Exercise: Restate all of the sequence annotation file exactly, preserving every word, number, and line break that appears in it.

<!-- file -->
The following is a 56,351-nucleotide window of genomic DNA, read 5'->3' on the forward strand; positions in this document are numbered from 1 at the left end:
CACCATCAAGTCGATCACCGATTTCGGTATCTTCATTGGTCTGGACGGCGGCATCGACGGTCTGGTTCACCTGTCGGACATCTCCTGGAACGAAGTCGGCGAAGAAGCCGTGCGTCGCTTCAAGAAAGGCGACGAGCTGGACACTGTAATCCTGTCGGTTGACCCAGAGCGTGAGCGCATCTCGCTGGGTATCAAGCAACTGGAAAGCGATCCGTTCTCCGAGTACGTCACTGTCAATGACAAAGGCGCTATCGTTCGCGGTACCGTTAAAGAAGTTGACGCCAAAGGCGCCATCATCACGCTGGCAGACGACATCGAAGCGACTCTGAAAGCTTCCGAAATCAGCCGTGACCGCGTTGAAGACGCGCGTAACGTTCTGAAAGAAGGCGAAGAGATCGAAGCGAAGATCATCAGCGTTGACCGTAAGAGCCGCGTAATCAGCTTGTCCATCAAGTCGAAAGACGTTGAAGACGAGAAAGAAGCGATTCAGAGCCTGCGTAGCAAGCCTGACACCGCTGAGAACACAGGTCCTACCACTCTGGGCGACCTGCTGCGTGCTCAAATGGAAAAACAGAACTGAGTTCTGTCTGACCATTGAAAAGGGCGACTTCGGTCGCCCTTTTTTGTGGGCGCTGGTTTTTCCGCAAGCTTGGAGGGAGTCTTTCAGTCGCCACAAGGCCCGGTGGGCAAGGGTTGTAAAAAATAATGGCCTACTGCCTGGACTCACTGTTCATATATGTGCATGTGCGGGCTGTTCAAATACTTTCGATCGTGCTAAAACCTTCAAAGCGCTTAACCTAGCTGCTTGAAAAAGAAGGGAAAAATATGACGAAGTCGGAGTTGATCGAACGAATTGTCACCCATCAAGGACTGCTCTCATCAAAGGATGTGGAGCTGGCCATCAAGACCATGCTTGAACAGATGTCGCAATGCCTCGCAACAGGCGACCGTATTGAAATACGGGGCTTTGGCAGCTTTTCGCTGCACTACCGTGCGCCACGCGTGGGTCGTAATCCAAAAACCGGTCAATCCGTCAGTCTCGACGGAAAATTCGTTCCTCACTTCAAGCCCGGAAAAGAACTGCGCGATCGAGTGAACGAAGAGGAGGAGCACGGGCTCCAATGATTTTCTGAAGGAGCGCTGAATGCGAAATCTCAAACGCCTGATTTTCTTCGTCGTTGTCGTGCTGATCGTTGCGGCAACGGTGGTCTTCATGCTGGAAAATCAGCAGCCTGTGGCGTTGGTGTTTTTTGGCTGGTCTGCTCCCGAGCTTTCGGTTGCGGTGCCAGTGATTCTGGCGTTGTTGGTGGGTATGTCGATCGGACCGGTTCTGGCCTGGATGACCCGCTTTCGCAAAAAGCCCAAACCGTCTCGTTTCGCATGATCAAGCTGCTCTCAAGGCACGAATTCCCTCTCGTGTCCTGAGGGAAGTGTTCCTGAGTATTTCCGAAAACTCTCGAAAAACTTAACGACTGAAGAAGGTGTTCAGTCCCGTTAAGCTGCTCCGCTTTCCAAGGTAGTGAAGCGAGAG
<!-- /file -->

The following is a 56,351-nucleotide window of genomic DNA, read 5'->3' on the forward strand; positions in this document are numbered from 1 at the left end:
CACCATCAAGTCGATCACCGATTTCGGTATCTTCATTGGTCTGGACGGCGGCATCGACGGTCTGGTTCACCTGTCGGACATCTCCTGGAACGAAGTCGGCGAAGAAGCCGTGCGTCGCTTCAAGAAAGGCGACGAGCTGGACACTGTAATCCTGTCGGTTGACCCAGAGCGTGAGCGCATCTCGCTGGGTATCAAGCAACTGGAAAGCGATCCGTTCTCCGAGTACGTCACTGTCAATGACAAAGGCGCTATCGTTCGCGGTACCGTTAAAGAAGTTGACGCCAAAGGCGCCATCATCACGCTGGCAGACGACATCGAAGCGACTCTGAAAGCTTCCGAAATCAGCCGTGACCGCGTTGAAGACGCGCGTAACGTTCTGAAAGAAGGCGAAGAGATCGAAGCGAAGATCATCAGCGTTGACCGTAAGAGCCGCGTAATCAGCTTGTCCATCAAGTCGAAAGACGTTGAAGACGAGAAAGAAGCGATTCAGAGCCTGCGTAGCAAGCCTGACACCGCTGAGAACACAGGTCCTACCACTCTGGGCGACCTGCTGCGTGCTCAAATGGAAAAACAGAACTGAGTTCTGTCTGACCATTGAAAAGGGCGACTTCGGTCGCCCTTTTTTGTGGGCGCTGGTTTTTCCGCAAGCTTGGAGGGAGTCTTTCAGTCGCCACAAGGCCCGGTGGGCAAGGGTTGTAAAAAATAATGGCCTACTGCCTGGACTCACTGTTCATATATGTGCATGTGCGGGCTGTTCAAATACTTTCGATCGTGCTAAAACCTTCAAAGCGCTTAACCTAGCTGCTTGAAAAAGAAGGGAAAAATATGACGAAGTCGGAGTTGATCGAACGAATTGTCACCCATCAAGGACTGCTCTCATCAAAGGATGTGGAGCTGGCCATCAAGACCATGCTTGAACAGATGTCGCAATGCCTCGCAACAGGCGACCGTATTGAAATACGGGGCTTTGGCAGCTTTTCGCTGCACTACCGTGCGCCACGCGTGGGTCGTAATCCAAAAACCGGTCAATCCGTCAGTCTCGACGGAAAATTCGTTCCTCACTTCAAGCCCGGAAAAGAACTGCGCGATCGAGTGAACGAAGAGGAGGAGCACGGGCTCCAATGATTTTCTGAAGGAGCGCTGAATGCGAAATCTCAAACGCCTGATTTTCTTCGTCGTTGTCGTGCTGATCGTTGCGGCAACGGTGGTCTTCATGCTGGAAAATCAGCAGCCTGTGGCGTTGGTGTTTTTTGGCTGGTCTGCTCCCGAGCTTTCGGTTGCGGTGCCAGTGATTCTGGCGTTGTTGGTGGGTATGTCGATCGGACCGGTTCTGGCCTGGATGACCCGCTTTCGCAAAAAGCCCAAACCGTCTCGTTTCGCATGATCAAGCTGCTCTCAAGGCACGAATTCCCTCTCGTGTCCTGAGGGAAGTGTTCCTGAGTATTTCCGAAAACTCTCGAAAAACTTAACGACTGAAGAAGGTGTTCAGTCCCGTTAAGCTGCTCCGCTTTCCAAGGTAGTGAAGCGAGAG